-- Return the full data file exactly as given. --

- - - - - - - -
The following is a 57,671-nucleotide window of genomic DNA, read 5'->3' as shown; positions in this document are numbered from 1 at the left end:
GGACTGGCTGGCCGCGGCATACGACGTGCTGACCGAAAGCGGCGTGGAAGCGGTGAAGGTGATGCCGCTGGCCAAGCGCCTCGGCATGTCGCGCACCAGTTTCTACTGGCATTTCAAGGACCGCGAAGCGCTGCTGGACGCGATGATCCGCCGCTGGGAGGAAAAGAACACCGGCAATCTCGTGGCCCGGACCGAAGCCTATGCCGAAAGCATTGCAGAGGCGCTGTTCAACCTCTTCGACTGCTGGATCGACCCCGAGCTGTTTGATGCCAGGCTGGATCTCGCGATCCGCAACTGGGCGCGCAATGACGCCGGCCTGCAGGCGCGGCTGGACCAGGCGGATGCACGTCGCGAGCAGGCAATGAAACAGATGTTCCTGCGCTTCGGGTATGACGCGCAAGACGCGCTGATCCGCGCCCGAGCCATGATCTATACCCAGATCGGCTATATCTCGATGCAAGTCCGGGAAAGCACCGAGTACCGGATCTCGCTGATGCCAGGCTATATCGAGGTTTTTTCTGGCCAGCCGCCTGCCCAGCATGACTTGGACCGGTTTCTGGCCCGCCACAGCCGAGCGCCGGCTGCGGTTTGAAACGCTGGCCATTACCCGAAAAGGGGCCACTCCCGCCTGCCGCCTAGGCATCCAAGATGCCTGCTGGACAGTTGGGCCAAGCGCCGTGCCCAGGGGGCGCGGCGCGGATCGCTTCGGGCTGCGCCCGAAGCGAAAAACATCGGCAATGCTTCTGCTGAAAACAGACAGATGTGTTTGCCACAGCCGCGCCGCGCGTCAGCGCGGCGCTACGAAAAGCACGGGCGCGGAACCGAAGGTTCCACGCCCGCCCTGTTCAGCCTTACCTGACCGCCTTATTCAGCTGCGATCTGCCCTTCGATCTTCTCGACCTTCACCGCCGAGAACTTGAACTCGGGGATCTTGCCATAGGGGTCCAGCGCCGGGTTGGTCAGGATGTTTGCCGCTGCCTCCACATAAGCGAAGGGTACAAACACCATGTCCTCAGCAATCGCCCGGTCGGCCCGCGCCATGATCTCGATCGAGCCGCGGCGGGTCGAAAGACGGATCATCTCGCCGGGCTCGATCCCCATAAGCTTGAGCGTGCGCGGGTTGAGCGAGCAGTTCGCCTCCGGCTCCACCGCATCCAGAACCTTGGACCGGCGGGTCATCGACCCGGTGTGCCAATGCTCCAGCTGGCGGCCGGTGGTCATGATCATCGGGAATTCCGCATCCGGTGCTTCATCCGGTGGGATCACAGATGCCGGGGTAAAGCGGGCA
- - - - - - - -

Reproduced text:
The following is a 57,671-nucleotide window of genomic DNA, read 5'->3' as shown; positions in this document are numbered from 1 at the left end:
GGACTGGCTGGCCGCGGCATACGACGTGCTGACCGAAAGCGGCGTGGAAGCGGTGAAGGTGATGCCGCTGGCCAAGCGCCTCGGCATGTCGCGCACCAGTTTCTACTGGCATTTCAAGGACCGCGAAGCGCTGCTGGACGCGATGATCCGCCGCTGGGAGGAAAAGAACACCGGCAATCTCGTGGCCCGGACCGAAGCCTATGCCGAAAGCATTGCAGAGGCGCTGTTCAACCTCTTCGACTGCTGGATCGACCCCGAGCTGTTTGATGCCAGGCTGGATCTCGCGATCCGCAACTGGGCGCGCAATGACGCCGGCCTGCAGGCGCGGCTGGACCAGGCGGATGCACGTCGCGAGCAGGCAATGAAACAGATGTTCCTGCGCTTCGGGTATGACGCGCAAGACGCGCTGATCCGCGCCCGAGCCATGATCTATACCCAGATCGGCTATATCTCGATGCAAGTCCGGGAAAGCACCGAGTACCGGATCTCGCTGATGCCAGGCTATATCGAGGTTTTTTCTGGCCAGCCGCCTGCCCAGCATGACTTGGACCGGTTTCTGGCCCGCCACAGCCGAGCGCCGGCTGCGGTTTGAAACGCTGGCCATTACCCGAAAAGGGGCCACTCCCGCCTGCCGCCTAGGCATCCAAGATGCCTGCTGGACAGTTGGGCCAAGCGCCGTGCCCAGGGGGCGCGGCGCGGATCGCTTCGGGCTGCGCCCGAAGCGAAAAACATCGGCAATGCTTCTGCTGAAAACAGACAGATGTGTTTGCCACAGCCGCGCCGCGCGTCAGCGCGGCGCTACGAAAAGCACGGGCGCGGAACCGAAGGTTCCACGCCCGCCCTGTTCAGCCTTACCTGACCGCCTTATTCAGCTGCGATCTGCCCTTCGATCTTCTCGACCTTCACCGCCGAGAACTTGAACTCGGGGATCTTGCCATAGGGGTCCAGCGCCGGGTTGGTCAGGATGTTTGCCGCTGCCTCCACATAAGCGAAGGGTACAAACACCATGTCCTCAGCAATCGCCCGGTCGGCCCGCGCCATGATCTCGATCGAGCCGCGGCGGGTCGAAAGACGGATCATCTCGCCGGGCTCGATCCCCATAAGCTTGAGCGTGCGCGGGTTGAGCGAGCAGTTCGCCTCCGGCTCCACCGCATCCAGAACCTTGGACCGGCGGGTCATCGACCCGGTGTGCCAATGCTCCAGCTGGCGGCCGGTGGTCATGATCATCGGGAATTCCGCATCCGGTGCTTCATCCGGTGGGATCACAGATGCCGGGGTAAAGCGGGCA